Episode #64
Episode #66 Cheat Sheet
Episode #62
Countdown Timer

Podcast Details:

Click here to download the transcript.

Click Here to Subscribe via RSS (non-iTunes feed)

Online Marketing Made Easy with Amy Porterfield


  1. Great post Amy. As I’m not the most organised of people these are some useful ideas that I will certainly try and implement. Thanks for the action sheet too.

  2. Bob McCord says:

    What a timely post, Amy! I’m working these questions and issues this week. Thanks for the good resources and insights. Best to you.

  3. Larry Tessler says:

    Amy, I always appreciate your advice and as a SCORE counselor I often share your generosity in providing advice for free. I just scheduled this post for Tues., July 28 on our East Bay SCORE FB page. Thank you! https://www.facebook.com/ScoreEastBay

  4. David Bishop says:

    A post for me to bookmark and get back too. I am mad busy now.lol, thanks Amy


  5. This is so helpful, Amy! Thanks so much! A brain dump is definitely the first thing needed.

  6. You are a lot more organized than I am. I’d need to create an organization plan as a lead up to implementing this organization plan.

  7. Cathy Goodwin says:

    Good ideas, Amy! Google Calendar really helps – and I use the color coding too. It’s sometimes tricky to identify which activities will lead to revenue as some will take a long time to develop results.

    Step #4 is really valuable as it’s SO easy to do something “just for 10 minutes” and then realize an hour is gone … or realize you’ve spent time on what’s easiest, not what’s most important.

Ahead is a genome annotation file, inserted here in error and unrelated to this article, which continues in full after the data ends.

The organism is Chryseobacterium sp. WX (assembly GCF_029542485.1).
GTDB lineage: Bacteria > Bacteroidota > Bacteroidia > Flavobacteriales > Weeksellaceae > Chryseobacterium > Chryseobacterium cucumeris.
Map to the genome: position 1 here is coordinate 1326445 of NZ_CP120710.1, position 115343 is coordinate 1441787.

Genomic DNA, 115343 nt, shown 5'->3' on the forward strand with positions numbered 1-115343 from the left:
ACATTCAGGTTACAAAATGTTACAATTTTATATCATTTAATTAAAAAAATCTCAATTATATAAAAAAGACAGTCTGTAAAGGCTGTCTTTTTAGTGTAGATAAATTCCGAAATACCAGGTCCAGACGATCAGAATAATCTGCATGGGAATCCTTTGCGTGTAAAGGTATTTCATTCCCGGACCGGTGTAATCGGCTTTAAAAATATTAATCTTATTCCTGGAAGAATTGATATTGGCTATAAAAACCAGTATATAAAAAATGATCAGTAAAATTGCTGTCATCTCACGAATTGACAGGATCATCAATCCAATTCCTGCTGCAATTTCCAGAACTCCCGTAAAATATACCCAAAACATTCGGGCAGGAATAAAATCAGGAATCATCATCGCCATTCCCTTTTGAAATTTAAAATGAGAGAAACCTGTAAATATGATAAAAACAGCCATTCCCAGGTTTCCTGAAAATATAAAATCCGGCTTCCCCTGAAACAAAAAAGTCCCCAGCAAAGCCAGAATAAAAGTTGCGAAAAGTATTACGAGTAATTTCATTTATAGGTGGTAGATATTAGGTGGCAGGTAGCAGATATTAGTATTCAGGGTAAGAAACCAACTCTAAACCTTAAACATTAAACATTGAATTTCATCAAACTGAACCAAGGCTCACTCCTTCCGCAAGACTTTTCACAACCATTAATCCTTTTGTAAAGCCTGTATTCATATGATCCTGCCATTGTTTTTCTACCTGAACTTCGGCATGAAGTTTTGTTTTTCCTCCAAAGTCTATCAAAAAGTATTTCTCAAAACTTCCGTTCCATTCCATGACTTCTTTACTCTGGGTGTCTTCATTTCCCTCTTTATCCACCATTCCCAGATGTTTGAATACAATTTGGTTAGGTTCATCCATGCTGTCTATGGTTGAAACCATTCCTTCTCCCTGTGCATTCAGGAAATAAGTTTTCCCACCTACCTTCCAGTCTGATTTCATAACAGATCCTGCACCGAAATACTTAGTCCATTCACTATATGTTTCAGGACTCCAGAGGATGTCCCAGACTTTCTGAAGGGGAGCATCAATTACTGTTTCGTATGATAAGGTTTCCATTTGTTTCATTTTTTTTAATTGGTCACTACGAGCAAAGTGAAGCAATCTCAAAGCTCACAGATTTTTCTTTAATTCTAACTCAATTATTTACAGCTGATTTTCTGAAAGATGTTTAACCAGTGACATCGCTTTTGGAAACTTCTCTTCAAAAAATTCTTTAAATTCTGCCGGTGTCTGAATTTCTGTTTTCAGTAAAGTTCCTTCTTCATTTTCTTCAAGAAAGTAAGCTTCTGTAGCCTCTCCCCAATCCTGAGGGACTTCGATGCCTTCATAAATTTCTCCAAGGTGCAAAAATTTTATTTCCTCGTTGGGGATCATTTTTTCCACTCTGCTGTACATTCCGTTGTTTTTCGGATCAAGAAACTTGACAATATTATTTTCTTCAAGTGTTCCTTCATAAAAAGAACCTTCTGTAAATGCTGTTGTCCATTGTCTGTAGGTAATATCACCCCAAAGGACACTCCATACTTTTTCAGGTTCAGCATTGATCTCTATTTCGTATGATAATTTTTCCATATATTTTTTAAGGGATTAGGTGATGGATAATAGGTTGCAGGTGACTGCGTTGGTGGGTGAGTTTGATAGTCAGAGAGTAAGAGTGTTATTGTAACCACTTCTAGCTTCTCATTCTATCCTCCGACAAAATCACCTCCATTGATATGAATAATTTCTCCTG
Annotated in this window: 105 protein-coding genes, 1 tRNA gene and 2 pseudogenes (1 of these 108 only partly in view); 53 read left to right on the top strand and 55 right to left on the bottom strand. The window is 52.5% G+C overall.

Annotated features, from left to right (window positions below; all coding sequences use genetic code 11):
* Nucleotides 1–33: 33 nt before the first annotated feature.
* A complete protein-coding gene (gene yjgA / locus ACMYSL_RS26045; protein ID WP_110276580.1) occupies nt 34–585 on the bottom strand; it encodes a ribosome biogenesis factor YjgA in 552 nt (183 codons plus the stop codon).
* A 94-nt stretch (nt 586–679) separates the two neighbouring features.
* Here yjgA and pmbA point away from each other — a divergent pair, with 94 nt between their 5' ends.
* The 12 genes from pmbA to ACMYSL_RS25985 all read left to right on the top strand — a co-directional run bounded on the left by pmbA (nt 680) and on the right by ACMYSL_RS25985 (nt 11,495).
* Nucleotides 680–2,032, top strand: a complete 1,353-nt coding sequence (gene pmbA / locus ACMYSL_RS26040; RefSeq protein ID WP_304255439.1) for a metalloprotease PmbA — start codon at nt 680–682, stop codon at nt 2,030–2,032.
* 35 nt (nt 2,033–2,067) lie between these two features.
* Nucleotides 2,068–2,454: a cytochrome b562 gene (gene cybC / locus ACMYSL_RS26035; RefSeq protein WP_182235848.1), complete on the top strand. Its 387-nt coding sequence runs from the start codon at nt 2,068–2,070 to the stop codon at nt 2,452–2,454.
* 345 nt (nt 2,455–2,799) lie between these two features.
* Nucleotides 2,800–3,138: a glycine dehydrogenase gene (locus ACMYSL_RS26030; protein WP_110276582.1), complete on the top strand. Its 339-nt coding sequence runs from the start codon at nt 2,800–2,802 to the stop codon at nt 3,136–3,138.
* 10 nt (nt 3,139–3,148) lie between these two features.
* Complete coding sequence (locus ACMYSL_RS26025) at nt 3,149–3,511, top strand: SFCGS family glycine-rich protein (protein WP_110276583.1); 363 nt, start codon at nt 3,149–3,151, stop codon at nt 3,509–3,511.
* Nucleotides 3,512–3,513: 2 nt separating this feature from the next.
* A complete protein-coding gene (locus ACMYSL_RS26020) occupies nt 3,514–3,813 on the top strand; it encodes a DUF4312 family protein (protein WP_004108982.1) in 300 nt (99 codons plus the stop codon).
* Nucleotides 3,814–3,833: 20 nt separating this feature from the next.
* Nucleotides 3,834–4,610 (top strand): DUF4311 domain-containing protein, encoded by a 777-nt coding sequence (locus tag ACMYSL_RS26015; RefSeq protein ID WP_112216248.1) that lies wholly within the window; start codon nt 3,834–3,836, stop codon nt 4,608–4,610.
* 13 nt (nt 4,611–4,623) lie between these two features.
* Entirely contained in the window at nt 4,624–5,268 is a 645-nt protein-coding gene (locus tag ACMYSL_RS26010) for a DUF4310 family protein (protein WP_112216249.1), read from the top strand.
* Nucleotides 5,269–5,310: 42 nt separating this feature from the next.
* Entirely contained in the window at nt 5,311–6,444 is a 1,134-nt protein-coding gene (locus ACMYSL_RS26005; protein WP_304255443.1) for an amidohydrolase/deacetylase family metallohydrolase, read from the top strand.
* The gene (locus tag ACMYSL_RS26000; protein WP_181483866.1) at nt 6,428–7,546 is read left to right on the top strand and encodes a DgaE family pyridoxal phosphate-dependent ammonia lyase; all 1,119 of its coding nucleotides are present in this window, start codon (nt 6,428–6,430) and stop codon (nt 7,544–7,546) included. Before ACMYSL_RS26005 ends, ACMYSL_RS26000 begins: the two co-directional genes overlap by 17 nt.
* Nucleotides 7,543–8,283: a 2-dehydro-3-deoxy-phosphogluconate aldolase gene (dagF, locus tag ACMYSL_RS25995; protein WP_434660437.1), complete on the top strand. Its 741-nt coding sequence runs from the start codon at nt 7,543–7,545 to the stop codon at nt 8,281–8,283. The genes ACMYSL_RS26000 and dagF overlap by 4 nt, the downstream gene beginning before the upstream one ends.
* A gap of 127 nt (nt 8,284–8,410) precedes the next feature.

8. Herbertporter says:


  9. I just listened and did all of the template work and it was so amazing!
    Thanks so much for sharing your process and for helping me get back on track.
    I feel so relieved and ready to dive in on the projects that will help my audience and generate income.
    You rock, Amy! I can’t wait for more solo episodes. :-)

  10. If one wants to have a good idea of where they spend their time (and possibly be VERY surprised), you can use RescueTime. That is a free web app that will track your time using various programs (Words, Photoshop, Outlook, Skype, etc.)or sites (FB, youtube, Pinterest, etc. It just runs in the background and can give you a weekly report on what you did, how productive you were, etc. Although it does not take into account, anything that is done offline, it is a great way to track any activity on the computer.

  11. Great episode, Amy! Good ideas for decluttering ones life, in general. I laughed out loud when you talked about loving office supplies. Put me in that boat, too — I always have plenty of highlighters :) And I love to buy tools that help you get organized, but you wouldn’t know it from the piles surrounding my desk!

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  14. Love it! One thing I do for the brain dump is to create an Asana project called “General” or “Miscellaneous” to dump all that in. That way there’s no need for a separate tool like Wunderlist, it’s all in one place, and can easily be moved into projects as needed. The sub-task feature is also great here to expand on tasks that may ultimately turn into projects.

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  19. Janice Hostager says:

    Thanks for your podcast, Amy. I was listening to it as I was catching up on a yard project to try to feel better about ignoring the projects in my office. ; ) Having just gone through an out-of-state move, leaving my old client-based business behind, I am ready to try my consulting business online. Thanks for all the actionable material and information you provide. I appreciate that you share your experiences and wisdom!